Has writer/director Wes Anderson grown more wesandersony over the years, or am I mistaken? Between Moonrise Kingdom and Fantastic Mr. Fox, I feel like his world is bearing less and less relation to our own.
Which is just fine. I happen to love his precise, colorful compositions and oblique dialogue, which Moonrise Kingdom sows in abundance. Only a few props, songs and movie references (Shawshank fans are in for a treat) keep this storybook fable of 12-year-old runaways connected to anything like the Earth I know and live on.
The story takes place on the highly-fictional New Penzance Island in 1965. Sam Shakusky (Jared Gilman) is a troubled orphan who immediately recognizes another lost soul in Suzy (Kara Hayward), a girl who lives on the other side of the island. They strike up a correspondence, plotting to run off together. Inspired by the child-actor films of Truffaut, Anderson and co-writer Roman Coppola give them inner lives worthy of adults.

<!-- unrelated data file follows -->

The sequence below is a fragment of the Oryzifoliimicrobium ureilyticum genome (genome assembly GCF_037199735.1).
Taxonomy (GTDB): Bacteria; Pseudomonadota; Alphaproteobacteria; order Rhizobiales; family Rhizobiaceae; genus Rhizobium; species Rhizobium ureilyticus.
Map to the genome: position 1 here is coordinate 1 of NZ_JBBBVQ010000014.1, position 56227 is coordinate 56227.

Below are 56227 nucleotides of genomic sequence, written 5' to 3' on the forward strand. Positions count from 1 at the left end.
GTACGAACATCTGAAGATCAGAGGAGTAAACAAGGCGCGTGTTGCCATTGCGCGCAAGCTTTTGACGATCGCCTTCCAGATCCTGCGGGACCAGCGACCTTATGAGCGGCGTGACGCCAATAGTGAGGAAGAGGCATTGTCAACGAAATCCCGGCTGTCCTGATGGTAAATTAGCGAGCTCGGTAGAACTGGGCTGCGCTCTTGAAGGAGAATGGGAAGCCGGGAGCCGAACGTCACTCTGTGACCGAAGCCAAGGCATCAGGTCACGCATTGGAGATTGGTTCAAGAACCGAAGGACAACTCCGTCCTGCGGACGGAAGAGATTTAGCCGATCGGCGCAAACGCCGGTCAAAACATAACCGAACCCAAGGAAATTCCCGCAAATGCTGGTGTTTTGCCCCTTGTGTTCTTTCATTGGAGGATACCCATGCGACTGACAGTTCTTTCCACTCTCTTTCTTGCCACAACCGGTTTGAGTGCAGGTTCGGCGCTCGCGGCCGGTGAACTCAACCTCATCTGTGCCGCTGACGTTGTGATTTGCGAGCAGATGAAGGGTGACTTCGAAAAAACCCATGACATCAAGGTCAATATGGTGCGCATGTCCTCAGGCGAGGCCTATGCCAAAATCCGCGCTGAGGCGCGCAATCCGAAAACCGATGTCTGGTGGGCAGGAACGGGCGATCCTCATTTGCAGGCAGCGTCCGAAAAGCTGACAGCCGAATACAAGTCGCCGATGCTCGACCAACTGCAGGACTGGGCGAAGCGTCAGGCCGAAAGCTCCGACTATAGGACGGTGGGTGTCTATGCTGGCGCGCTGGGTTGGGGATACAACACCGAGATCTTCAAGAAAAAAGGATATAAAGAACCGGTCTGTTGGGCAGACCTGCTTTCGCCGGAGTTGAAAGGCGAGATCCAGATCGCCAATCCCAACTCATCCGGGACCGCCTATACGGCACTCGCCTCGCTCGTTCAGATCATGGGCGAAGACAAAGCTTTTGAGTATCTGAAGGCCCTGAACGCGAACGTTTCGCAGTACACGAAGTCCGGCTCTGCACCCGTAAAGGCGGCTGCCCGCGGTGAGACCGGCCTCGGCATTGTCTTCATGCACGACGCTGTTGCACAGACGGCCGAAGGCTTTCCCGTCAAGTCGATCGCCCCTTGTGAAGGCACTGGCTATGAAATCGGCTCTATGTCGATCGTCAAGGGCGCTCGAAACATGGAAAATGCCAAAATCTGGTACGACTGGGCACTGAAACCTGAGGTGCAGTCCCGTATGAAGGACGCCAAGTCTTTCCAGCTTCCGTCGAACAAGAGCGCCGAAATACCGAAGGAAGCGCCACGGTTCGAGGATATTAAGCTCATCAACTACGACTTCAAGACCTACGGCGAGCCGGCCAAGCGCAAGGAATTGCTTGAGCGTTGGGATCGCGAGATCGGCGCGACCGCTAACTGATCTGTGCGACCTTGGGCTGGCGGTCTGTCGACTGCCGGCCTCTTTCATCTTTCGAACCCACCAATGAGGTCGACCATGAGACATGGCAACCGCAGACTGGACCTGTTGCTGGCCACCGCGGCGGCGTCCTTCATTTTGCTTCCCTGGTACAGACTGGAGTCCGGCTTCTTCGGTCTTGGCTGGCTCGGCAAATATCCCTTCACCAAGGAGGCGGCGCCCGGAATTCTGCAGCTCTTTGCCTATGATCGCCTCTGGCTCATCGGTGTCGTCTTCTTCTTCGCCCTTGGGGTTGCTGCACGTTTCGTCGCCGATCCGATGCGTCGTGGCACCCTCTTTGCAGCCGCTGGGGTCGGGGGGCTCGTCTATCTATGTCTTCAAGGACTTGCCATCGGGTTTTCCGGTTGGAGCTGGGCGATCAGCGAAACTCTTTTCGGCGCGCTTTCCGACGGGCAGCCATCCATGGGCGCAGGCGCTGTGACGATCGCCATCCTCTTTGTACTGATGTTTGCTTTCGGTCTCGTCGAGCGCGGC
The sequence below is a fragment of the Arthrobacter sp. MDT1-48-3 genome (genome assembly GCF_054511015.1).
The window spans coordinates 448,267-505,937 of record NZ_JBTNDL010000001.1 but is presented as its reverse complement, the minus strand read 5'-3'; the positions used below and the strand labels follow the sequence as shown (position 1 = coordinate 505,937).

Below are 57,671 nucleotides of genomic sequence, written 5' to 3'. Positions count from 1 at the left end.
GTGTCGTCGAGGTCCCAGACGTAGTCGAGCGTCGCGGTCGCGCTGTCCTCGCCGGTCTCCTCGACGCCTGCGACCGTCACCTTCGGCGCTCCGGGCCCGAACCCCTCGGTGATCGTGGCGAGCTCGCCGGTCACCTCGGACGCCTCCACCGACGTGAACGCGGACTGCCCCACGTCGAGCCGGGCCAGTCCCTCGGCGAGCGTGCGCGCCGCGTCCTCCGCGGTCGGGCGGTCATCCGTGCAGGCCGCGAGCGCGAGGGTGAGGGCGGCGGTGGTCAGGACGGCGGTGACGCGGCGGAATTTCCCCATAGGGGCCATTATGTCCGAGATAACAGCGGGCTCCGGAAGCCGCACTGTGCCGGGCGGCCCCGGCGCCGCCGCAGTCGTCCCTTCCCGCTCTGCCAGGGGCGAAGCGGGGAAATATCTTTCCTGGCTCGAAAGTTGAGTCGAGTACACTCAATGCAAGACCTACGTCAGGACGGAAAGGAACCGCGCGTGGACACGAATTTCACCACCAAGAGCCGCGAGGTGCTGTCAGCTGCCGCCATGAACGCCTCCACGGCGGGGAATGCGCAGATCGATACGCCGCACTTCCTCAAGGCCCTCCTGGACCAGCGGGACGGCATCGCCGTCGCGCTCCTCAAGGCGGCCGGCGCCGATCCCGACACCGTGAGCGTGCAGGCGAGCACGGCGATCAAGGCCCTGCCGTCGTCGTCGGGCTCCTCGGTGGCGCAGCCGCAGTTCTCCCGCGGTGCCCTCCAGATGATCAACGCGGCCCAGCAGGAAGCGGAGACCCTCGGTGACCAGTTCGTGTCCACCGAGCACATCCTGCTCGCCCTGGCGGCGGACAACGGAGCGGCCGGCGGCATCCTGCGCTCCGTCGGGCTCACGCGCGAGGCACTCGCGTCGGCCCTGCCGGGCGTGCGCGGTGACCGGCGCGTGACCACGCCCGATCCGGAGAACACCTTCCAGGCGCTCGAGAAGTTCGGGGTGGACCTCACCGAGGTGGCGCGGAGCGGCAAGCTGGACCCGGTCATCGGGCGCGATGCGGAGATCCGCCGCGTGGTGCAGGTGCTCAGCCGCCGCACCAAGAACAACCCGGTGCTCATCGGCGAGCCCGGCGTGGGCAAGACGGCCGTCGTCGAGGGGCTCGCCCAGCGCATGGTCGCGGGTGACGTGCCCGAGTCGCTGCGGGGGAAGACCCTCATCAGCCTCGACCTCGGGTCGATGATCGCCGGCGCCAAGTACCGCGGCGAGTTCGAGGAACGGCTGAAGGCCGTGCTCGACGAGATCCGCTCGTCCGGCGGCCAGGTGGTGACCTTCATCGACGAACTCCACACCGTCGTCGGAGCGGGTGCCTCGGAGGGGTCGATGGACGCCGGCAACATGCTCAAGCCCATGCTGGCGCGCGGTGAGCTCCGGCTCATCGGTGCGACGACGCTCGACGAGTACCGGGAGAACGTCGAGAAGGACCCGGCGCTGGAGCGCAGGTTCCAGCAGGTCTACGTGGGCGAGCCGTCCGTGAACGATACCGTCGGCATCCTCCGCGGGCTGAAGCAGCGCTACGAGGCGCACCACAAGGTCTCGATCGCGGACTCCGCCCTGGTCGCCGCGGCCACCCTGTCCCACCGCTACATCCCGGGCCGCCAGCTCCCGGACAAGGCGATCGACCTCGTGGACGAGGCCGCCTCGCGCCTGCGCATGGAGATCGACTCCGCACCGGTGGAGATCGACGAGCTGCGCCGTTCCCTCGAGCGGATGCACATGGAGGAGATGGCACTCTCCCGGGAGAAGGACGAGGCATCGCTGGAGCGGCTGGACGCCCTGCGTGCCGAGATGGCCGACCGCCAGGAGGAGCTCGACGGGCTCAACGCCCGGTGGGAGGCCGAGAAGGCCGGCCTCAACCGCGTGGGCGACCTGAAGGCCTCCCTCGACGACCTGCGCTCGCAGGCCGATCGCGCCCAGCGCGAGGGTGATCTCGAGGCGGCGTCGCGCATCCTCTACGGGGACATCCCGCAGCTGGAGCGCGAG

The adults in the film don’t fare as well. Edward Norton, Tilda Swinton, Frances McDormand and Harvey Keitel all play little more than caricatures. Bruce Willis, as a lonely island sheriff, and Bill Murray, as Suzy’s sad, cuckolded father have a bit more development, but their main plot function is to constantly glaze the tale in melancholy.
“Moonrise Kingdom” is the name the young lovers give to a cove where they share a night, unburdened of the dreary island folk. A hurricane comes, and this cove is erased from the map the next day. Like childhood, it is a place that can never be returned to.
UPDATE 2015: Having watched back through the entire Wes Anderson oeuvre, up to and including Grand Budapest, this film has only grown on me. The beauty of the central metaphor matches beauty and precision of the filmmaking. It’s my favorite Wes Anderson film yet.